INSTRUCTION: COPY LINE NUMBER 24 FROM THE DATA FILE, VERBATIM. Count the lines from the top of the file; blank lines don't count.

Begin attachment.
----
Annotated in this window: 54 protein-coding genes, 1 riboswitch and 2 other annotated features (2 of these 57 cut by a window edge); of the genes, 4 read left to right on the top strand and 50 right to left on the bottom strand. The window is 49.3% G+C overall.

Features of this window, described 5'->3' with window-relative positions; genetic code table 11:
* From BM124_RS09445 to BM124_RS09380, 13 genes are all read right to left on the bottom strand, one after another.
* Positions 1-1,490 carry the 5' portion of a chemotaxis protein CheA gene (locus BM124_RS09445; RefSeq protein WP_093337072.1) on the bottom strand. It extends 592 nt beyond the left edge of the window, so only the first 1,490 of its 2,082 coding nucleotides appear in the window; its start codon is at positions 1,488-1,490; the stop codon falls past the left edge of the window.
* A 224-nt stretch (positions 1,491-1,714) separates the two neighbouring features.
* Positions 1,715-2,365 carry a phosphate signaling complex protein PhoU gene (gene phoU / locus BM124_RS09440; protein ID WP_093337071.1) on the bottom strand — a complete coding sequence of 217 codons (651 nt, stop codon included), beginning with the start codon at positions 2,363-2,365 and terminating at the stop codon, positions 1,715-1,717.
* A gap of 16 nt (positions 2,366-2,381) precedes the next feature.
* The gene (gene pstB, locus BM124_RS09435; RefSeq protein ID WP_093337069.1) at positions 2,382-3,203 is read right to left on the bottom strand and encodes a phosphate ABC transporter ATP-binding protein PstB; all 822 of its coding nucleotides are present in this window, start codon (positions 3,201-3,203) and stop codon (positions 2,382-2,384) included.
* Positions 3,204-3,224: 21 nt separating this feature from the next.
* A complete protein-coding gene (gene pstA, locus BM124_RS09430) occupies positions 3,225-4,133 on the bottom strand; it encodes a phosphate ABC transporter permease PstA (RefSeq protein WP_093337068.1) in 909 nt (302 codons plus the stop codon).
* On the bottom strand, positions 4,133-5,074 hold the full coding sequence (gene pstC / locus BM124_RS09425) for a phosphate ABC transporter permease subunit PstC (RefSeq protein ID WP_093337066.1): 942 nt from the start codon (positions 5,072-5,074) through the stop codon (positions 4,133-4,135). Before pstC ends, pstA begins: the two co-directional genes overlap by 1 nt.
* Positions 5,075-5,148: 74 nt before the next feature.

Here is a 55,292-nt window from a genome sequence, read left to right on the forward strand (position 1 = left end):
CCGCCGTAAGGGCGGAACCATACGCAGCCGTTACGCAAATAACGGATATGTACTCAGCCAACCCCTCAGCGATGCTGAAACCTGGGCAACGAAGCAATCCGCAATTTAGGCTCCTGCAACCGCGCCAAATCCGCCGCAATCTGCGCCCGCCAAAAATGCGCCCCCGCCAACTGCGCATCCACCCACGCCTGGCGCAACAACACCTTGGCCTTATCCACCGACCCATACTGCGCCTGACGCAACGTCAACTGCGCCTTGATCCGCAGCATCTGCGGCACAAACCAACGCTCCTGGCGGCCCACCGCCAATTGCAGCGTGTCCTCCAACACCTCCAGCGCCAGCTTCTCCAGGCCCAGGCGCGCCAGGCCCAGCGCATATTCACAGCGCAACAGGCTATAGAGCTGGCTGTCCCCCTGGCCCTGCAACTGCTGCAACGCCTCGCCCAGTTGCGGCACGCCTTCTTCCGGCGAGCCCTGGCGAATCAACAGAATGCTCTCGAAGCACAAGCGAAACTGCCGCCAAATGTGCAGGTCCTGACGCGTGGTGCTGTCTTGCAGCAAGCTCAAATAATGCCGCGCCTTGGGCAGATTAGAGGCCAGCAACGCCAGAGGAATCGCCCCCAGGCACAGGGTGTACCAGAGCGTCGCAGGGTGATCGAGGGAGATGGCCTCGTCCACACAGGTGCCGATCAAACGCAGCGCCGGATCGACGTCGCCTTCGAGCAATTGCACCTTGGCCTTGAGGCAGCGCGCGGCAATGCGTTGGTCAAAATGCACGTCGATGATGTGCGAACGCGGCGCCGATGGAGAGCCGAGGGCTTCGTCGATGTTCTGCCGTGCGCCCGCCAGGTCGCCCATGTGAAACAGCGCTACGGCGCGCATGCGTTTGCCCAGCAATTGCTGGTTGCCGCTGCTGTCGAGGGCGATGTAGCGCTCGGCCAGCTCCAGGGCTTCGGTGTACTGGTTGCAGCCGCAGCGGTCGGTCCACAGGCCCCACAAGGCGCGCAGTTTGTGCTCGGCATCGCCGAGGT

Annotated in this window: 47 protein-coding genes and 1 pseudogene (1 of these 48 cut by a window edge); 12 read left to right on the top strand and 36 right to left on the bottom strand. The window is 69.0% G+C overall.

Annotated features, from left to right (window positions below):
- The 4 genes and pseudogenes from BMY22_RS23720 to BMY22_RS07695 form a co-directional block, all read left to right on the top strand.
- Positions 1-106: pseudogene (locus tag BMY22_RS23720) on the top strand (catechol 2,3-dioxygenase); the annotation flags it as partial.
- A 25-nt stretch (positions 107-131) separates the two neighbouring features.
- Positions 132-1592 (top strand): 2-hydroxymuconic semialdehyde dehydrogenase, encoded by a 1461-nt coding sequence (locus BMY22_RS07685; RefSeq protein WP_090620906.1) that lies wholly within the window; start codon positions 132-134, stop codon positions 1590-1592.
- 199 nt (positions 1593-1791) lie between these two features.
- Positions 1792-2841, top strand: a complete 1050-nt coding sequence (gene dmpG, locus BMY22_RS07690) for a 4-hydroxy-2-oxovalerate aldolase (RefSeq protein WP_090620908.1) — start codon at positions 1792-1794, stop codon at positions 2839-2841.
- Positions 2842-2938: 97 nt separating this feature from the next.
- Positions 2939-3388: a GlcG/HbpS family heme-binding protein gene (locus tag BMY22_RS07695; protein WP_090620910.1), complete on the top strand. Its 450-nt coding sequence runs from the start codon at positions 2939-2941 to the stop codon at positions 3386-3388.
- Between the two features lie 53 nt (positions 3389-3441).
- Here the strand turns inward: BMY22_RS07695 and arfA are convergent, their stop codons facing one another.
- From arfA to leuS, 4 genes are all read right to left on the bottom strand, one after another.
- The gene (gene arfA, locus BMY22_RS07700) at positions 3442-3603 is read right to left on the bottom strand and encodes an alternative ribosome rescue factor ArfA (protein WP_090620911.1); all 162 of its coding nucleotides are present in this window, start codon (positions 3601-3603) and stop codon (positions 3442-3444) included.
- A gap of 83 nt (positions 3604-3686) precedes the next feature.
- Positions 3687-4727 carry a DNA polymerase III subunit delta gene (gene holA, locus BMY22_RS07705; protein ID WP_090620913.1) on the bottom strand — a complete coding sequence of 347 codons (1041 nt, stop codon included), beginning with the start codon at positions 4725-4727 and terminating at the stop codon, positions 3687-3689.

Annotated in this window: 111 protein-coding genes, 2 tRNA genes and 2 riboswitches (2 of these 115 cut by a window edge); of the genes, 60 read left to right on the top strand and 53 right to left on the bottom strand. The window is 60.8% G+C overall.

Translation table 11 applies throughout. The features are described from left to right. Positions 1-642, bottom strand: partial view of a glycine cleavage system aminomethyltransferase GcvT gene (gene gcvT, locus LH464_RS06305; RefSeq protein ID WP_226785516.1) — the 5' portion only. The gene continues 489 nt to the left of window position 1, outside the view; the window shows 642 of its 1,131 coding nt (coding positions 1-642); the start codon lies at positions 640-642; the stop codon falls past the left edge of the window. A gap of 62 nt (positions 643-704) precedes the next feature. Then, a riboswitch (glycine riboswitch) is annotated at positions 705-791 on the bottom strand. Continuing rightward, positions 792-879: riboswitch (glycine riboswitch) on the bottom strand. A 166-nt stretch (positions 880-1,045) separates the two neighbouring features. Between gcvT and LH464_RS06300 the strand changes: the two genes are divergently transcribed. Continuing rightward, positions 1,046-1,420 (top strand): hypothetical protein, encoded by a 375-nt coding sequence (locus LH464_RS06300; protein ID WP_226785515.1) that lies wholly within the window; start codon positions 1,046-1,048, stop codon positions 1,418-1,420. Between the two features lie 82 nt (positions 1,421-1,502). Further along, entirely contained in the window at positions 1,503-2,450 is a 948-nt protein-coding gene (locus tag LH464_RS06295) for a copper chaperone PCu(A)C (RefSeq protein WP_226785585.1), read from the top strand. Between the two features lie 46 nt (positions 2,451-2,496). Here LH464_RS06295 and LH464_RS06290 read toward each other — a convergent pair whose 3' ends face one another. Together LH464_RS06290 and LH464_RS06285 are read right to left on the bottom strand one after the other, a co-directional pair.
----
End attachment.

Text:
- Positions 2939-3388: a GlcG/HbpS family heme-binding protein gene (locus tag BMY22_RS07695; protein WP_090620910.1), complete on the top strand. Its 450-nt coding sequence runs from the start codon at positions 2939-2941 to the stop codon at positions 3386-3388.